Robots like the da Vinci surgical robot have enabled humans to achieve a remarkable degree of precision when performing certain surgeries, but these technologies – while incredible – are really just an extension of a physician’s body, like a very high tech scalpel or forceps.
A new generation of tiny snake-like robots is actually capable of crawling through the body to perform surgery, but again, these are guided by a human physician, and tethered to a external machine.
Physicians may look forward to these developments, but many may not foresee a future in which the robot will perform tasks on its own, without the guiding hand of a doctor:
“It won’t be very long before we have robots that are nanobots, meaning they will actually be inside the body without tethers,” said Dr. Michael Argenziano, the Chief of Adult Cardiac Surgery at New York-Presbyterian Hospital and Columbia University Medical Center in New York.
Argenziano was involved with some of the first U.S. Food and Drug Administration clinical trials on robotic heart surgery more than 10 years ago. Now he says snake robots have become a commonly used tool that gives surgeons a whole new perspective.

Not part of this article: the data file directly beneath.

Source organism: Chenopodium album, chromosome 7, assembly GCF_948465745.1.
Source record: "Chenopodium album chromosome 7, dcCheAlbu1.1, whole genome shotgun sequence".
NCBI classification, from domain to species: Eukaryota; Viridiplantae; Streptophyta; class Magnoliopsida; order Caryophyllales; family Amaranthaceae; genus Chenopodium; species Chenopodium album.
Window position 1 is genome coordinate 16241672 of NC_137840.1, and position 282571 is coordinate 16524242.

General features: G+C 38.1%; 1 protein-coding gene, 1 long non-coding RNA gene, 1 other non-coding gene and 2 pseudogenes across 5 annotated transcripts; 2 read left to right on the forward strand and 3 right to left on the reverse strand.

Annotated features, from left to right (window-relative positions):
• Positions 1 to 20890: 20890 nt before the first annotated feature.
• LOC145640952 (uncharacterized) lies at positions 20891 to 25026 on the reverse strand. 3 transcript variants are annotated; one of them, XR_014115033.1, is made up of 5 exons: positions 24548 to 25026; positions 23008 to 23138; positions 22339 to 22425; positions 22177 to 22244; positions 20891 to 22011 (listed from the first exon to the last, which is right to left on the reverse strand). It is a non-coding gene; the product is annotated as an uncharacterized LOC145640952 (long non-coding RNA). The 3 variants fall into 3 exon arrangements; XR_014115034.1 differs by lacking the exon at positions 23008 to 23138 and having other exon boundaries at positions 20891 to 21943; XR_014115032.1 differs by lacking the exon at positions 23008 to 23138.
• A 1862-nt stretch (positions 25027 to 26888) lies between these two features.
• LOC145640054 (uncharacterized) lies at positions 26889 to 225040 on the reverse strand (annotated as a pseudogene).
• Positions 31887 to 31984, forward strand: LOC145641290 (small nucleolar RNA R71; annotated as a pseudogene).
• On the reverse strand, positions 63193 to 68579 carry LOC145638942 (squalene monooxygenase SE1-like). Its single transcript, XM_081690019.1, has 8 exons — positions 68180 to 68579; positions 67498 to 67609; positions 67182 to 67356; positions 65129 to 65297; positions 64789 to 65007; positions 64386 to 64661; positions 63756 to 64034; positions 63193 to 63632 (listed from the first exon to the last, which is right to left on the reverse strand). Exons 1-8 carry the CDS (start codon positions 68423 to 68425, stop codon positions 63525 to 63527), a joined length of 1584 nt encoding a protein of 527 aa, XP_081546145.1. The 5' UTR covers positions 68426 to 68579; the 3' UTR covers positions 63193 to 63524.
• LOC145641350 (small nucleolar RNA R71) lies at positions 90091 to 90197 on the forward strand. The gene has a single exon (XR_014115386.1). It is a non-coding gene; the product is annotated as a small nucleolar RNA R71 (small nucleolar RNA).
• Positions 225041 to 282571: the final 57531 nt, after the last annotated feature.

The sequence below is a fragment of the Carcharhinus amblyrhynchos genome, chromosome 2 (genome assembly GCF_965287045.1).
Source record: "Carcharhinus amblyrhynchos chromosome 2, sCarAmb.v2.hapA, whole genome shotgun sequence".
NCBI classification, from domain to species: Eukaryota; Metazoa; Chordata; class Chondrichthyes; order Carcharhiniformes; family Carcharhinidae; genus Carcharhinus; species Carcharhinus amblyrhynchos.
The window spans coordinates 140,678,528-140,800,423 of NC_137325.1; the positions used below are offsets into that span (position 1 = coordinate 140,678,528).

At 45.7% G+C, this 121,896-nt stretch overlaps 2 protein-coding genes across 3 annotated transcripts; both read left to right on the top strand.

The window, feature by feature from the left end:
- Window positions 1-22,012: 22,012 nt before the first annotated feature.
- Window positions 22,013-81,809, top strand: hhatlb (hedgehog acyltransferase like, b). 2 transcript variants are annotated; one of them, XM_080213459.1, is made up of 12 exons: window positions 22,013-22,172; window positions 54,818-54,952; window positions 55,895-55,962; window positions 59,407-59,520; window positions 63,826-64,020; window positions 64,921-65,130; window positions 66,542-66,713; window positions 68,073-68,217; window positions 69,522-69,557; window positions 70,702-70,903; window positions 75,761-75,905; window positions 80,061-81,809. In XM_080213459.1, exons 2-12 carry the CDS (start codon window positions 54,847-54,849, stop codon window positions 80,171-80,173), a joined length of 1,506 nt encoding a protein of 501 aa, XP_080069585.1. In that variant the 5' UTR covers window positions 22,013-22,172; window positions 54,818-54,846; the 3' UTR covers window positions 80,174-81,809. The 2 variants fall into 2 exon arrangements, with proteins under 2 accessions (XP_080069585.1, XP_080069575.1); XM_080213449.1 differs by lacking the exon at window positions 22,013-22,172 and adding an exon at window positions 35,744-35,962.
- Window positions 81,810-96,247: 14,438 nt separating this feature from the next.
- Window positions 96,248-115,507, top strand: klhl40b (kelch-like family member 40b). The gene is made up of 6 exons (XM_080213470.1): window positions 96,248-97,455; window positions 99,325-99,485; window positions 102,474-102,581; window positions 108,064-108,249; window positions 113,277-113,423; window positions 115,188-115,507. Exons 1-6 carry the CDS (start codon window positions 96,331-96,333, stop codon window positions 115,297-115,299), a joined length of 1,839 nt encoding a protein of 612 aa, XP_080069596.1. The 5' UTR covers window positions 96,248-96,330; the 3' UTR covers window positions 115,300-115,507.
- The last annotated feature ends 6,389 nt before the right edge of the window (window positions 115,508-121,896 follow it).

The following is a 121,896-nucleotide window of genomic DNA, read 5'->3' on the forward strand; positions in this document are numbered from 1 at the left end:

“It’s like the ability to have little hands inside the patients, as if the surgeon had been shrunken, and was working on the heart valve,” he said.
But Argenziano and experts in robotics say the new creations work best when they’re designed for very specific tasks. “The robot is a tool. It is no different in that sense than a scalpel. It’s really a master-slave device,” he said.
Argenziano recognizes that medical robots will continue to shrink in size and expand in capability, but is careful to note they won’t be putting him out of a job any time soon. He’s correct – for now.
In a generation, however, we may very well loose tiny robots within our bodies to perform autonomous diagnostics and procedures, often before we’ve even become aware of any symptoms that something is wrong. The role of a physician could easily change to that of a manager, directing fleets of tiny robots within patients, similar to the way an engineer helps guide the actions of robots on a factory floor.